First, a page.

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A team of quantum physicists led by three-time ERC laureate Francesca Ferlaino has established a new method to observe vortices in dipolar quantum gases. These quantum vortices are considered a strong indication of superfluidity, the frictionless flow of a quantum gas, and have now been experimentally detected for the first time in dipolar gases at the University of Innsbruck.
In the quantum world many identical vortices are being formed simultaneously. In many quantum gases, such quantized vortices have already been demonstrated. “This is interesting because such vortices are a clear indication of the frictionless flow of a quantum gas - the so-called superfluidity,” says Francesca Ferlaino of the Department of Experimental Physics at the University of Innsbruck and the Institute of Quantum Optics and Quantum Information at the Austrian Academy of Sciences.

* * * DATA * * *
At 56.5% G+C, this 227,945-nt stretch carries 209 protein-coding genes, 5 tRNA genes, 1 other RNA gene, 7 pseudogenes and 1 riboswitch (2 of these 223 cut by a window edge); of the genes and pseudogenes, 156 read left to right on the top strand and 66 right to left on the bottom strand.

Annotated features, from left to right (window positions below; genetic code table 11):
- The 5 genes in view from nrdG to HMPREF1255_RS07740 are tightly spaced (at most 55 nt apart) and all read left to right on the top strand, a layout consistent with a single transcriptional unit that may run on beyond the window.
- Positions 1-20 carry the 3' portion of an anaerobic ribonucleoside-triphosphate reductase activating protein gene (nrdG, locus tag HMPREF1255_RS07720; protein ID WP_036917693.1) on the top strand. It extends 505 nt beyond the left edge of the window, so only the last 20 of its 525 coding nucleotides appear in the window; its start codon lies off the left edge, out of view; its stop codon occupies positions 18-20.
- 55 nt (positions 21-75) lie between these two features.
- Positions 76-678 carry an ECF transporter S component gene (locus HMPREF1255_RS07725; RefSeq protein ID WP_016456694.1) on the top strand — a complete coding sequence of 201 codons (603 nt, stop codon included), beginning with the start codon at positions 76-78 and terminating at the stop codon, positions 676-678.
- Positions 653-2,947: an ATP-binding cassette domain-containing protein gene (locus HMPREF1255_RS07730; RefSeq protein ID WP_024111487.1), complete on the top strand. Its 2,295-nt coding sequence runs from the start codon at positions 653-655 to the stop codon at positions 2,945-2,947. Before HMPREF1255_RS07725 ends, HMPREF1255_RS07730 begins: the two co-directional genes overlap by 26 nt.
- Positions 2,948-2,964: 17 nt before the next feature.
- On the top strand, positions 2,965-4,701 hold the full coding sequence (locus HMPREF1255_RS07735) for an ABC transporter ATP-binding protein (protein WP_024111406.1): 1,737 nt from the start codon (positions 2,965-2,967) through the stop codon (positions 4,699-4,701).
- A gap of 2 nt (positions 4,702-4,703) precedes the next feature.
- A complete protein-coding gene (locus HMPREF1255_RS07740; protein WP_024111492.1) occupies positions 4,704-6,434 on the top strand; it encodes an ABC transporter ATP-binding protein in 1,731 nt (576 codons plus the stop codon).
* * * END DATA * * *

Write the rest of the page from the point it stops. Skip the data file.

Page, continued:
Ferlaino and her team are researching quantum gases made of strongly magnetic elements. For such dipolar quantum gases, in which atoms strongly interact with each other, quantum vortices have not been demonstrated so far. Scientists have now developed a new method: “We use the directionality of our quantum gas of dysprosium, whose atoms behave like many small magnets, to stir the gas,” explains Manfred Mark of Francesca Ferlaino's team. In the future, the new method should be used to study superfluidity in supersolid states in which quantum matter is simultaneously solid and liquid.
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